The magnocellular system

The magnocellular system is responsible for visual input that affects gait, posture and balance. It also helps us track during reading as it gives the brain the ability to see the line peripherally as the eyes focus on the words being read. There was some discussion that magnocellular problems were associated with dyslexia as well.

Treating the Magnocellular system

To improve magnocellular input, we do activities on a balance board while performing visual scanning tasks that emphasize keeping the head still and maintaining balance as targets are toughed. I will have patient do this while wearing glasses with binasal occlusion or base up or down prism depending on posture. This can also be helpful with idiopathic toe walking.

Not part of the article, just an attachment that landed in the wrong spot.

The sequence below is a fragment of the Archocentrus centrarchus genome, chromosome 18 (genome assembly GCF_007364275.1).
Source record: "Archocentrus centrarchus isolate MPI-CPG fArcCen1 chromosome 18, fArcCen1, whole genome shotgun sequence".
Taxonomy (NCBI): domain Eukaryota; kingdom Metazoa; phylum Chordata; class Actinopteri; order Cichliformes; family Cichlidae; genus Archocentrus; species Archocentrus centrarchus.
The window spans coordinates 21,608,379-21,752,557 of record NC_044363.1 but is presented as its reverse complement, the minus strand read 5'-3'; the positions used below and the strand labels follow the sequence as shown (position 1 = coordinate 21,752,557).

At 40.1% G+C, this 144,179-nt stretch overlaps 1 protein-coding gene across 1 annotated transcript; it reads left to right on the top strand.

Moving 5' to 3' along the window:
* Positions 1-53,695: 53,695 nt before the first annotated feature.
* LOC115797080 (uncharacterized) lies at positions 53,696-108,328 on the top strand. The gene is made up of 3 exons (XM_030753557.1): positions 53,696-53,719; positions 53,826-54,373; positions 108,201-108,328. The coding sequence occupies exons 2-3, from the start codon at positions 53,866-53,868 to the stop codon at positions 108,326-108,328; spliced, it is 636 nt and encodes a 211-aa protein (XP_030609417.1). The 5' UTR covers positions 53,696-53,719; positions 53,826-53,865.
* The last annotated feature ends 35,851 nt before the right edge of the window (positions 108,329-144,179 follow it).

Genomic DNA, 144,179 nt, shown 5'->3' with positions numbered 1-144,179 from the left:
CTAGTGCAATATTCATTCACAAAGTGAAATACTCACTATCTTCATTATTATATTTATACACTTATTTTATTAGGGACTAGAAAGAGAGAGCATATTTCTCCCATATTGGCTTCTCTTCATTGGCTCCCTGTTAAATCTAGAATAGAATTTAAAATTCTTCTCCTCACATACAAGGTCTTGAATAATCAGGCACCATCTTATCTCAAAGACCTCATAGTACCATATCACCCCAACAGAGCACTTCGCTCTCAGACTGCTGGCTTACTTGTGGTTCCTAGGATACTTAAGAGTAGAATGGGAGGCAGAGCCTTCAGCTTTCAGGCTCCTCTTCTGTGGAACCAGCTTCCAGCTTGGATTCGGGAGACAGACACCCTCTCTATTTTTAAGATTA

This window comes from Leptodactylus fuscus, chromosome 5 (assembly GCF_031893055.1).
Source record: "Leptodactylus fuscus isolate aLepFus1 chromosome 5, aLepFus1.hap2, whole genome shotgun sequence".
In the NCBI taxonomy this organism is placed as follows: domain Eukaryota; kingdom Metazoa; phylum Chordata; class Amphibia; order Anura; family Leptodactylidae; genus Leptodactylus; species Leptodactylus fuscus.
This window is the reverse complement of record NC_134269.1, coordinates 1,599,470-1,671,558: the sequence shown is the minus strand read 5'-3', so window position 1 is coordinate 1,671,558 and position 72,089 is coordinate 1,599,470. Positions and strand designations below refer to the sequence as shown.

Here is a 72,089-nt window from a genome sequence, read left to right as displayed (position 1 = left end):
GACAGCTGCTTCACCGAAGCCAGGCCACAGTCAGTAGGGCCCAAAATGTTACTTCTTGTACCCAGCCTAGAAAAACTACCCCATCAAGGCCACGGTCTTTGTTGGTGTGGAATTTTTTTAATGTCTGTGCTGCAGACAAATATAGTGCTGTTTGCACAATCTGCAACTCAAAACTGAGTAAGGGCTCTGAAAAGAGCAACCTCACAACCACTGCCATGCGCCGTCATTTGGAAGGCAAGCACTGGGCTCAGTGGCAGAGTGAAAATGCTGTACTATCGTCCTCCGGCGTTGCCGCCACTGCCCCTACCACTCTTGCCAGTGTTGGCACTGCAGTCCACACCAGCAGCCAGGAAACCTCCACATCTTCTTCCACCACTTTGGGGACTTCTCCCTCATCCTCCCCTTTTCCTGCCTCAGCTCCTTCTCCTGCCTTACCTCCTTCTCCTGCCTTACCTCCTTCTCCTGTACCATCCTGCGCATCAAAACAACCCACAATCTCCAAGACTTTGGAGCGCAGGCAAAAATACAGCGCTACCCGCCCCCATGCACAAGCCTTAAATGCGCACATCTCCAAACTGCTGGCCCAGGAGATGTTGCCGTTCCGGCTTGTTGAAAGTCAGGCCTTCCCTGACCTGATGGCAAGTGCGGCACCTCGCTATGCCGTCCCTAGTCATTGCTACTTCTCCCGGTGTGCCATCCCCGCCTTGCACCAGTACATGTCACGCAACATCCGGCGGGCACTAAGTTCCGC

More recently, motion coherence tests have been developed which help to quantify magnocellular function. In these computer based tests, dot move randomly and the patient must decide which direction most of the dots are moving. Devices like the Neuro-tracker also work on magnocellular function.

Using the system as tool

The magnocellular system can be a powerful tool in improving posture and balance. The altered visual input quickly re-aligns posture without cueing and makes use of the brain natural ability.

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Balance and Vision

 

Two Visual Pathways

The focal, central or Parvocelluar visual system is called the “What” vision system. It is responsible for object identification. It allows us to focus on a specific object in the visual field. This information is interpreted in the occipital lobe.